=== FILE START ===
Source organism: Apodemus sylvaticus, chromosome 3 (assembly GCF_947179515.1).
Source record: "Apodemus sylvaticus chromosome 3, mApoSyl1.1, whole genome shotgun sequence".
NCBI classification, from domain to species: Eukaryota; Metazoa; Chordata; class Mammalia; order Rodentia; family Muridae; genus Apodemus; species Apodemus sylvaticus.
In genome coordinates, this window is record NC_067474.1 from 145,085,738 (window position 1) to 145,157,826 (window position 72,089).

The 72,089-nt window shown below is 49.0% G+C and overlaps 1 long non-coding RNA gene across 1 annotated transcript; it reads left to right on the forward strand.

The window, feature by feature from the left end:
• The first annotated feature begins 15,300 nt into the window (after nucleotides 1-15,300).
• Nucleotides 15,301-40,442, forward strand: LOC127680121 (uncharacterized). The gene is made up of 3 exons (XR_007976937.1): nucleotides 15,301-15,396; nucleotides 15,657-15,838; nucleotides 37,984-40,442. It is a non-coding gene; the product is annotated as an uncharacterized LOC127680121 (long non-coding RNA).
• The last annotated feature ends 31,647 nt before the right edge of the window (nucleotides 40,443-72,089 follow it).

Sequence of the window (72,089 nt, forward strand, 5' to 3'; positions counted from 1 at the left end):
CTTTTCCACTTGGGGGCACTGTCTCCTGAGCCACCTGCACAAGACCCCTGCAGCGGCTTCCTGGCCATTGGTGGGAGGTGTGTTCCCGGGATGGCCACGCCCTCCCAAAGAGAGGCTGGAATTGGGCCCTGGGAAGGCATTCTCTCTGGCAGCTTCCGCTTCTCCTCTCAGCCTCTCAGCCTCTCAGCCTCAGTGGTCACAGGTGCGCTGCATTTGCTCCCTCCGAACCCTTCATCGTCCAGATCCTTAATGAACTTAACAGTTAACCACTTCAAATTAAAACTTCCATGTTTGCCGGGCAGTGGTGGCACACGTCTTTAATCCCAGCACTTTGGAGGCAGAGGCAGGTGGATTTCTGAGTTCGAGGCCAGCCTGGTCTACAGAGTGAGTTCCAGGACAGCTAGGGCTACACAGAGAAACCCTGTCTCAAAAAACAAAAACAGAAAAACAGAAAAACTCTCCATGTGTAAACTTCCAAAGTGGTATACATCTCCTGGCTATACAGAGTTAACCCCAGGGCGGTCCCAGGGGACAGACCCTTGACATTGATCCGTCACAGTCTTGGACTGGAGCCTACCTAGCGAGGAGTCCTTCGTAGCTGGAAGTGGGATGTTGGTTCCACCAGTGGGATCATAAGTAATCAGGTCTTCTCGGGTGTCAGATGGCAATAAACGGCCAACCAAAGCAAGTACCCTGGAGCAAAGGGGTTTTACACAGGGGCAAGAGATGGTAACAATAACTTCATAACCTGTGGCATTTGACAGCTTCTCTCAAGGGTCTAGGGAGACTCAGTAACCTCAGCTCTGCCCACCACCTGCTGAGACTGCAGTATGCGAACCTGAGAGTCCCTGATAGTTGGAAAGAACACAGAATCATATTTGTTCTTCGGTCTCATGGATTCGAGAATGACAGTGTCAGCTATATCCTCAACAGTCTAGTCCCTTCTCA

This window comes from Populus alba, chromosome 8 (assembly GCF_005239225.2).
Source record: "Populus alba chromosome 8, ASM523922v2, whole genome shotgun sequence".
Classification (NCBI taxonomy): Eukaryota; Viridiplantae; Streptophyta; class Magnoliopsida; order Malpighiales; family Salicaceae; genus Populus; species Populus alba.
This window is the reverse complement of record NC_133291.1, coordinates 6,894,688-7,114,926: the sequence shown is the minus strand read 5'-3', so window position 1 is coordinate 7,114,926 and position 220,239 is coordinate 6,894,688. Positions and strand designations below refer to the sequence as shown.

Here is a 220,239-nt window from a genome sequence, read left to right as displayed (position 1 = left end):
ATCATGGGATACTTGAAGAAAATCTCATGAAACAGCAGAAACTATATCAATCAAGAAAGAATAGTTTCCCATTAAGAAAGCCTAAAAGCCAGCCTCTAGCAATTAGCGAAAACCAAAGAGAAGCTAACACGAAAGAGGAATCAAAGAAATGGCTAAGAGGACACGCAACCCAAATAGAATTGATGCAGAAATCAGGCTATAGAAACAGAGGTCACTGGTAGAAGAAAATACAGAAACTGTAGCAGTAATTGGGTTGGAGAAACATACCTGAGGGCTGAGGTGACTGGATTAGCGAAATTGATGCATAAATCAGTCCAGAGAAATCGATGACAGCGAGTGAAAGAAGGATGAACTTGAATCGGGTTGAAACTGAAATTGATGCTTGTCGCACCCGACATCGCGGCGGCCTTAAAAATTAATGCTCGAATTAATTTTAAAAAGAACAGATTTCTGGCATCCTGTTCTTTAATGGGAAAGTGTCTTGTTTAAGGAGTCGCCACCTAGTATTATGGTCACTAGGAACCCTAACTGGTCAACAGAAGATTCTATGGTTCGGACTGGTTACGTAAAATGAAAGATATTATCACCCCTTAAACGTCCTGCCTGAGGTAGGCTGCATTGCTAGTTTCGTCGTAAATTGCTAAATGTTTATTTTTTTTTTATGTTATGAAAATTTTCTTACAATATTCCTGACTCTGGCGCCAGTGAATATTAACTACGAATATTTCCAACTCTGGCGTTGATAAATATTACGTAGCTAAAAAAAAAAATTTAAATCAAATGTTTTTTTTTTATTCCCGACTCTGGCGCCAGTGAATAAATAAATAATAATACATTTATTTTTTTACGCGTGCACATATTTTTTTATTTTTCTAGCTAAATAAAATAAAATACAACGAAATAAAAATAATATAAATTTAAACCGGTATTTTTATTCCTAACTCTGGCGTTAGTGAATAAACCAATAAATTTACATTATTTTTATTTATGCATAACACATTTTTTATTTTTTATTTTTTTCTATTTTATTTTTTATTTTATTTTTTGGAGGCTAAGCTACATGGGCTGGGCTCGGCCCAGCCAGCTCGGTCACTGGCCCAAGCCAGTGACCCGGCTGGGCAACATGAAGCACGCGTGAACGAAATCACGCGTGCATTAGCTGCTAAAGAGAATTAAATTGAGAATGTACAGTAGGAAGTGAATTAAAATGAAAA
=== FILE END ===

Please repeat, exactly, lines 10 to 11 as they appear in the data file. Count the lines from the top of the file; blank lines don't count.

Sequence of the window (72,089 nt, forward strand, 5' to 3'; positions counted from 1 at the left end):
CTTTTCCACTTGGGGGCACTGTCTCCTGAGCCACCTGCACAAGACCCCTGCAGCGGCTTCCTGGCCATTGGTGGGAGGTGTGTTCCCGGGATGGCCACGCCCTCCCAAAGAGAGGCTGGAATTGGGCCCTGGGAAGGCATTCTCTCTGGCAGCTTCCGCTTCTCCTCTCAGCCTCTCAGCCTCTCAGCCTCAGTGGTCACAGGTGCGCTGCATTTGCTCCCTCCGAACCCTTCATCGTCCAGATCCTTAATGAACTTAACAGTTAACCACTTCAAATTAAAACTTCCATGTTTGCCGGGCAGTGGTGGCACACGTCTTTAATCCCAGCACTTTGGAGGCAGAGGCAGGTGGATTTCTGAGTTCGAGGCCAGCCTGGTCTACAGAGTGAGTTCCAGGACAGCTAGGGCTACACAGAGAAACCCTGTCTCAAAAAACAAAAACAGAAAAACAGAAAAACTCTCCATGTGTAAACTTCCAAAGTGGTATACATCTCCTGGCTATACAGAGTTAACCCCAGGGCGGTCCCAGGGGACAGACCCTTGACATTGATCCGTCACAGTCTTGGACTGGAGCCTACCTAGCGAGGAGTCCTTCGTAGCTGGAAGTGGGATGTTGGTTCCACCAGTGGGATCATAAGTAATCAGGTCTTCTCGGGTGTCAGATGGCAATAAACGGCCAACCAAAGCAAGTACCCTGGAGCAAAGGGGTTTTACACAGGGGCAAGAGATGGTAACAATAACTTCATAACCTGTGGCATTTGACAGCTTCTCTCAAGGGTCTAGGGAGACTCAGTAACCTCAGCTCTGCCCACCACCTGCTGAGACTGCAGTATGCGAACCTGAGAGTCCCTGATAGTTGGAAAGAACACAGAATCATATTTGTTCTTCGGTCTCATGGATTCGAGAATGACAGTGTCAGCTATATCCTCAACAGTCTAGTCCCTTCTCA